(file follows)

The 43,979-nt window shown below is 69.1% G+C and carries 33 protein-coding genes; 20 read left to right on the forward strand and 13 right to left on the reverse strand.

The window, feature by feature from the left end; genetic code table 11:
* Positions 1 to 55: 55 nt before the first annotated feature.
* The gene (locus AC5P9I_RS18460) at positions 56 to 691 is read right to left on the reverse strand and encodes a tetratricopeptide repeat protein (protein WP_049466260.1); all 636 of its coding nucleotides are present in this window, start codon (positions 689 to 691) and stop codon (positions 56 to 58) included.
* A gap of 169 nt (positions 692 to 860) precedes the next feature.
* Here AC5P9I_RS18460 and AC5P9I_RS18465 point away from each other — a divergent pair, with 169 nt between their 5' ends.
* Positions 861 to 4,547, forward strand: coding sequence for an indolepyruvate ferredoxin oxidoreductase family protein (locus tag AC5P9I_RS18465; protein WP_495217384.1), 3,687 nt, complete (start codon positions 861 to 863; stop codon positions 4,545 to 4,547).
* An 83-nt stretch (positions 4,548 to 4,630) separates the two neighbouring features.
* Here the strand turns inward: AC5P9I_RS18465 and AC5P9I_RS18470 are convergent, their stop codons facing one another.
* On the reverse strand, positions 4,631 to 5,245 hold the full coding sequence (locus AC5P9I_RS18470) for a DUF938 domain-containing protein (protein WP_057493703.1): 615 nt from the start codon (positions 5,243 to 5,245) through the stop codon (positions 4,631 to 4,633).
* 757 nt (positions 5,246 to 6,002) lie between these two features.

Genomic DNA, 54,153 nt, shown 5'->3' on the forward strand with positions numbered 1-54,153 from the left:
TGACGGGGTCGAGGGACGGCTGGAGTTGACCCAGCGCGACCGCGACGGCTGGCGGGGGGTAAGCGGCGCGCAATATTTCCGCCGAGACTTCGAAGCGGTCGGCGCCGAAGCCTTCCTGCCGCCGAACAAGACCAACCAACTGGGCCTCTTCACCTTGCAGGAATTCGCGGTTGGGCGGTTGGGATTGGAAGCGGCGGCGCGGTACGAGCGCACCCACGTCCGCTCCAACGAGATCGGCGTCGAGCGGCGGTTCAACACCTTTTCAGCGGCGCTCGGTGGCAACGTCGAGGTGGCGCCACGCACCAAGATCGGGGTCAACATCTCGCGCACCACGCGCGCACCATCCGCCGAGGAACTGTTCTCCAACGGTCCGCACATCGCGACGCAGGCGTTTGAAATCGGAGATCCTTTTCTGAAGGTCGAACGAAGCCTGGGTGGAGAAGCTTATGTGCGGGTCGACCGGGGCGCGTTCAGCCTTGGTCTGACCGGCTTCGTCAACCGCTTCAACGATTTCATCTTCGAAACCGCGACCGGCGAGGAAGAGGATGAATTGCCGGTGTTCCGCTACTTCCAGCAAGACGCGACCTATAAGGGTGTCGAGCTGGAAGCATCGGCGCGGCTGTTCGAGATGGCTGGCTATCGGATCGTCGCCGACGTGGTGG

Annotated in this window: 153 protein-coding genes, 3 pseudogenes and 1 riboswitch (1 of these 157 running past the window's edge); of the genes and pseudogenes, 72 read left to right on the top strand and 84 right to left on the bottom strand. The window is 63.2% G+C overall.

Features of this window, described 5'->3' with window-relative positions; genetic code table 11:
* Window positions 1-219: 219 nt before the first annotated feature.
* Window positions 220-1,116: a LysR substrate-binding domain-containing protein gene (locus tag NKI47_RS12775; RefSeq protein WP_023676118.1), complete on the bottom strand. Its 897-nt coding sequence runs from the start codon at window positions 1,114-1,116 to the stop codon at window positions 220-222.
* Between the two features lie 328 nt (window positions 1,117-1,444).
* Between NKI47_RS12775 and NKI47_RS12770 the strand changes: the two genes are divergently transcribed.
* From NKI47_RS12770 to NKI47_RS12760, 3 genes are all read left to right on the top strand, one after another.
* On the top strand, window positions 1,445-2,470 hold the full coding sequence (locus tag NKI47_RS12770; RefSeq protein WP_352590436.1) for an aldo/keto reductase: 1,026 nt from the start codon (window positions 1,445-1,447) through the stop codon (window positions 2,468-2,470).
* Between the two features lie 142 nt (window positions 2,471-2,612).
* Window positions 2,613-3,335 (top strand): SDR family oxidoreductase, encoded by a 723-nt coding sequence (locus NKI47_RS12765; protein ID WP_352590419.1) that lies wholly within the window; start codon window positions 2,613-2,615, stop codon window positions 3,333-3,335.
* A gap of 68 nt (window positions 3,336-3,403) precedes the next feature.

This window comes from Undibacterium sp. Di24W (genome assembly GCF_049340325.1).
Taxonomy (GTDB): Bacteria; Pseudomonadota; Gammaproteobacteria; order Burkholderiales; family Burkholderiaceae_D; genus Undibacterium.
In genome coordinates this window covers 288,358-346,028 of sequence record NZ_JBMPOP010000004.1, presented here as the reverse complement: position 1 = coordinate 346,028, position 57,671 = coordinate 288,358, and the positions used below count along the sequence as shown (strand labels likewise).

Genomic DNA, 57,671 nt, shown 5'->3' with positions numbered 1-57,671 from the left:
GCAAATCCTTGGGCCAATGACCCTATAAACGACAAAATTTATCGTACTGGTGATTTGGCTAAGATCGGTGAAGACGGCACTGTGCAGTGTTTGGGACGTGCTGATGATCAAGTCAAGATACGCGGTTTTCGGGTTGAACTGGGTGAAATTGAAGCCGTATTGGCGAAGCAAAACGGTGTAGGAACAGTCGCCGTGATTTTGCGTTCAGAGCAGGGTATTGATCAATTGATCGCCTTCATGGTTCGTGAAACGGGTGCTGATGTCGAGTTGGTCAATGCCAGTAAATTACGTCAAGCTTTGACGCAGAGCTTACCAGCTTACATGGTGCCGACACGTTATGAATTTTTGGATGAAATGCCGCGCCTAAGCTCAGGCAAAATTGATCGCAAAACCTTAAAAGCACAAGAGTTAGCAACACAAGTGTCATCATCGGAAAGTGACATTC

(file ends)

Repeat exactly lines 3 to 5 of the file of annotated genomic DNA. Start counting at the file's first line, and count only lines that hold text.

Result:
* Positions 1 to 55: 55 nt before the first annotated feature.
* The gene (locus AC5P9I_RS18460) at positions 56 to 691 is read right to left on the reverse strand and encodes a tetratricopeptide repeat protein (protein WP_049466260.1); all 636 of its coding nucleotides are present in this window, start codon (positions 689 to 691) and stop codon (positions 56 to 58) included.
* A gap of 169 nt (positions 692 to 860) precedes the next feature.